As demonstrated, analyst who have practiced
psychosomatic treatment have asserted strongly that it works, but it doesn’t
have scientific evidence to prove it works; as the philosopher of science Adolf Grünbaum says, “how does Sigmund Freud know that human behaviour is significantly
influenced by unconscious thought?”  What about the treatments for depression? Freud using talking therapy is
a long process and may cause distress does it really work? Or is it all
imagination and falsification? ‘US
National Library of Medicine have tested on 9,087 patients and confirms Prozac
is safe and effective, is it as affective as they say due to the side effects
it involves as Kirsch, I. & Saperstein, G.
claims – “much of antidepressant benefits
are due to a placebo effect”.

Even though there has been a high rate of
success with this drug, it has had negative impact on patients, people have
encountered suicidal thoughts, either by taking more than the recommended dose
or suddenly stop using antidepressants.  Antidepressants
have also been linked to akathisia, which is a movement disorder, and
that a patient has extreme relentless and inability to sit still. Due to a
feeling of agitation this has led patients to suicidal thoughts.

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Antidepressants have many types of medication, and according to the National
Health Service (NHS), Selective
serotonin reuptake inhibitors (SSRIs) are the most widely prescribed
type of antidepressants, and fluoxetine (Prozac) which is probably the best
known Selective serotonin reuptake
inhibitors (SSRIs). According to
a ‘US National Library of Medicine’ that a group of 9,087 patients, who were
included in 87 randomised clinical trials, confirms that fluoxetine (Prozac) is
safe and effective. It has proven to be more effective than placebo within the
first week of therapy. However, according to Kirsch, I. & Saperstein, G. (1998) – “much of antidepressant benefits are due to a placebo effect”.

 

There are many different types of medical treatment such as, drugs (antidepressants,
antipsychotics, anxiolytics), which is said to be a quicker way of treating
depression. Electro convulsive therapy (ECT) can be used by applying electrodes
to a patient’s head and passing an electric current through their brain, which
is a very effective treatment if medical treatment fails to cure a patient. Psychosurgery
can be used to treat depression, but this is a last resort as it requires brain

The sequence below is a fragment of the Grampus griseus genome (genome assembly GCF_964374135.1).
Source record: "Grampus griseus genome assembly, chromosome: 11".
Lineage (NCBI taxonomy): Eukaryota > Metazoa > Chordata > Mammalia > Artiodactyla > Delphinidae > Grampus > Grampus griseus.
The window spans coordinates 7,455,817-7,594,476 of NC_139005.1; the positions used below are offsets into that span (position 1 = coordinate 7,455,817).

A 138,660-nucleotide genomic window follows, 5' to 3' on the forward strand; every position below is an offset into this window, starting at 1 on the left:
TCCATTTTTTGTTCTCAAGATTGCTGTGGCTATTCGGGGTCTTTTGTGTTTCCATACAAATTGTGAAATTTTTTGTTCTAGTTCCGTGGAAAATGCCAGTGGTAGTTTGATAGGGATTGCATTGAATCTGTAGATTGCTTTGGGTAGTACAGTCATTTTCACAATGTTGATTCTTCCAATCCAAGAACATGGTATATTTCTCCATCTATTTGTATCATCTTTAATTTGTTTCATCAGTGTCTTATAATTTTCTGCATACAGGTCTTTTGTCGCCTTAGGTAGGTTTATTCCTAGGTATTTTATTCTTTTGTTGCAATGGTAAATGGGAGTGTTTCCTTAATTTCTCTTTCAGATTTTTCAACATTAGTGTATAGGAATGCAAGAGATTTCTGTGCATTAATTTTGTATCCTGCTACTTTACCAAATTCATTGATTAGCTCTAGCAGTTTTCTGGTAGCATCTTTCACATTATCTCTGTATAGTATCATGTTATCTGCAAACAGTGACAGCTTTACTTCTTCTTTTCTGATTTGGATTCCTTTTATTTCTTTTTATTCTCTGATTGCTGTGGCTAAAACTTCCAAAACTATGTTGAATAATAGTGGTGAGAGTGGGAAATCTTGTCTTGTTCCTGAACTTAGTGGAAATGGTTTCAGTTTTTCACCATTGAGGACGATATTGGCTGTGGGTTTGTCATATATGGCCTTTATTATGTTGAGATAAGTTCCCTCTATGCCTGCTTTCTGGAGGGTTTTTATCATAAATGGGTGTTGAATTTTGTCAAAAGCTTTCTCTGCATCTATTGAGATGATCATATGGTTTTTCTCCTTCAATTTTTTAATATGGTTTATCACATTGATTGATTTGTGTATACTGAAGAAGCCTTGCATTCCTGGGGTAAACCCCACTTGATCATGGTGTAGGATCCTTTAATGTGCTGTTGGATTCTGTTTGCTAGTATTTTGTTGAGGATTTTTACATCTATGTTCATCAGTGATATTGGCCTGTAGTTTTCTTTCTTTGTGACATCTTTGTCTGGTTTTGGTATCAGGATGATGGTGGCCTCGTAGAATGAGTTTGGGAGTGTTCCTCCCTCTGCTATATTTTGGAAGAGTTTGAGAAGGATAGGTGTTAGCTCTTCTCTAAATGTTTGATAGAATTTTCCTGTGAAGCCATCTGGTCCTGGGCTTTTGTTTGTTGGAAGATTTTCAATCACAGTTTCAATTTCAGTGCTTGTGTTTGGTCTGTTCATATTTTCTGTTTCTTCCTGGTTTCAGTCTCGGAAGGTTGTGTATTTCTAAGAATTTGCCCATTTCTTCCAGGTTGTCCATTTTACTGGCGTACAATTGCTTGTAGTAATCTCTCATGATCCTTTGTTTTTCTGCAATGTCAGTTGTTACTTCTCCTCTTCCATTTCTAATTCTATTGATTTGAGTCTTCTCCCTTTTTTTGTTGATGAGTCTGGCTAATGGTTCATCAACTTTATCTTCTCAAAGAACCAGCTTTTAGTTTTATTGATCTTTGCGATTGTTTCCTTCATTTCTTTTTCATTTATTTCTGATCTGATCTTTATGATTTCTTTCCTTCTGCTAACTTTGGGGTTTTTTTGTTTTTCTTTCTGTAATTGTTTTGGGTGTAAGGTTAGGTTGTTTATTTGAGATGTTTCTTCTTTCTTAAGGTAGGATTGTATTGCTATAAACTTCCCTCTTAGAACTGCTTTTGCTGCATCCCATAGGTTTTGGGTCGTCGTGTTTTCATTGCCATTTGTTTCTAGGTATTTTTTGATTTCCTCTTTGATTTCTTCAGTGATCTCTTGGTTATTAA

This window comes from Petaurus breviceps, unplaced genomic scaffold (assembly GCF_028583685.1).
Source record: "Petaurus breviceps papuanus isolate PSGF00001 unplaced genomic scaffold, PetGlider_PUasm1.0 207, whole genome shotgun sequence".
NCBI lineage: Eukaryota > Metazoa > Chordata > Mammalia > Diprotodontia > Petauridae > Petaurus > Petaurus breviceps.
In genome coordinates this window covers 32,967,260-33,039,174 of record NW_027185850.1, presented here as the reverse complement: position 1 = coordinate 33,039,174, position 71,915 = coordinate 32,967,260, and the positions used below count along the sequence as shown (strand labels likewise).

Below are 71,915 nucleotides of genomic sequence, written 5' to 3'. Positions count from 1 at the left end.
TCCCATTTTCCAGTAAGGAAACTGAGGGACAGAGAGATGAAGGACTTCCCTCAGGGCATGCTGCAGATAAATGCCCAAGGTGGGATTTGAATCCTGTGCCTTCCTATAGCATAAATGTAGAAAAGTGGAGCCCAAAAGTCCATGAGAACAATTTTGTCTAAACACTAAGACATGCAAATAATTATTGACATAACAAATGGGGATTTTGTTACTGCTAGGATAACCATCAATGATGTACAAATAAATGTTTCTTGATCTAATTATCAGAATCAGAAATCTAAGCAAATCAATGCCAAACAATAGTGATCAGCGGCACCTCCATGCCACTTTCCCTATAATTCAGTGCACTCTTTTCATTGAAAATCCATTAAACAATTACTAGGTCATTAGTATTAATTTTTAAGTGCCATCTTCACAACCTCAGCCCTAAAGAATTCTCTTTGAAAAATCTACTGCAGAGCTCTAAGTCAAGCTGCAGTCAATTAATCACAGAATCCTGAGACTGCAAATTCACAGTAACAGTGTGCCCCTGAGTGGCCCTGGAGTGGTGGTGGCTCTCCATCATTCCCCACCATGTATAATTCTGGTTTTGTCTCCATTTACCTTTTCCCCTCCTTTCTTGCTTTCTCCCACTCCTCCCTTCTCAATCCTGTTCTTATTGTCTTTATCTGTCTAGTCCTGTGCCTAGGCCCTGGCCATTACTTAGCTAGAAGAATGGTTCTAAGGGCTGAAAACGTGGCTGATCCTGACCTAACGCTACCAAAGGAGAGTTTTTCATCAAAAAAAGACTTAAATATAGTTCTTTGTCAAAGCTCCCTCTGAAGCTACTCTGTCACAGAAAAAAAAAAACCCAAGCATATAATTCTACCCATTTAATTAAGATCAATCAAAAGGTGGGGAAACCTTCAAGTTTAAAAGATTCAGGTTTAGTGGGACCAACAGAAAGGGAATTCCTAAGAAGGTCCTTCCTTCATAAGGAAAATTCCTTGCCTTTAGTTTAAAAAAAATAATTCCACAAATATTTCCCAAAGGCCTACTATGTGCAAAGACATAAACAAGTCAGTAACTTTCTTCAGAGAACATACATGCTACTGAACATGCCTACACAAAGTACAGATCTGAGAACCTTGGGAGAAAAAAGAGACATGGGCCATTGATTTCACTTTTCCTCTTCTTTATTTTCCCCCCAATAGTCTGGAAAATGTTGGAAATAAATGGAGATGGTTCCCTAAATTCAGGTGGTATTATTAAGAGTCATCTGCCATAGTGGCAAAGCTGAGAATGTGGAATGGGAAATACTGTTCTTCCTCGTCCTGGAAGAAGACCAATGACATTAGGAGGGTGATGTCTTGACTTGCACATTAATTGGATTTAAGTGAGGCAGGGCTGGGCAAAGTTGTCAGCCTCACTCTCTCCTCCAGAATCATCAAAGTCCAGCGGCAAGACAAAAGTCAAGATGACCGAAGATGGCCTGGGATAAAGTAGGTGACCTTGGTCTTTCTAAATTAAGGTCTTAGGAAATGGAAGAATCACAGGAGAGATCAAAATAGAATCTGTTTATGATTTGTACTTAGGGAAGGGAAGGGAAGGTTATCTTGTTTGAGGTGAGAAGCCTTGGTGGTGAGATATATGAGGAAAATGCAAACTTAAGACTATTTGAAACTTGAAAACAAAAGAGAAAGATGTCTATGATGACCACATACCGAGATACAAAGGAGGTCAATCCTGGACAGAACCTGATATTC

surgery. It is the more invasive form of biological therapy because it involves
the removal of brain tissues, this is irreversible and sometimes be
unpredictable.

 

It has been suggested that abnormal behaviour is genetically linked,
such as schizophrenia and bi-polar depression. It is also suggested that
infections in the brain which may explain why people develop
abnormalities. 

 

These issues may involve physical illness,
damage or lesions to the brain or chemical imbalances.
(Study.com No Date)

 

The argument is, how do we define
abnormal behaviour? From a biological point of view, gives a very good
example of how they define it. For example: a 16-year-old teenager decides to
dye their hair to a bright green or yellow colour would perhaps not be
abnormal; although agreeing it would be pushing the boundaries. However, if a 70-year-old
lady decides to act in this behaviour, she would be considered as abnormal.

 

Medical science indeed has its limitations. It doesn’t really solve the
underlying issue that is causing mental health problems, it focuses too much on
the nature/nurture side. For example: one theory is that schizophrenia is
genetic, however twin studies have shown that it is not completely genetic, and
the surroundings or conditions in which a person functions plays a part and
that they misclassify twin studies as monozygotic (MZ) and
dizygotic (DZ). Monozygotic which are twins derived from a single ovum and
they’re are identical, however, dizygotic derived from two separate ova, and
therefore they are not identical.

 

Imaging (MRI) scan, to look at how the how brain development, drugs,
disease, and brain damage impact behaviour and cognitive functioning.

Biological theories have grown considerably in recent years. Technology has
vastly improved; therefore, it allows scientists to study the functioning of
the brain and nervous system in a more advanced way. Today, scientists can use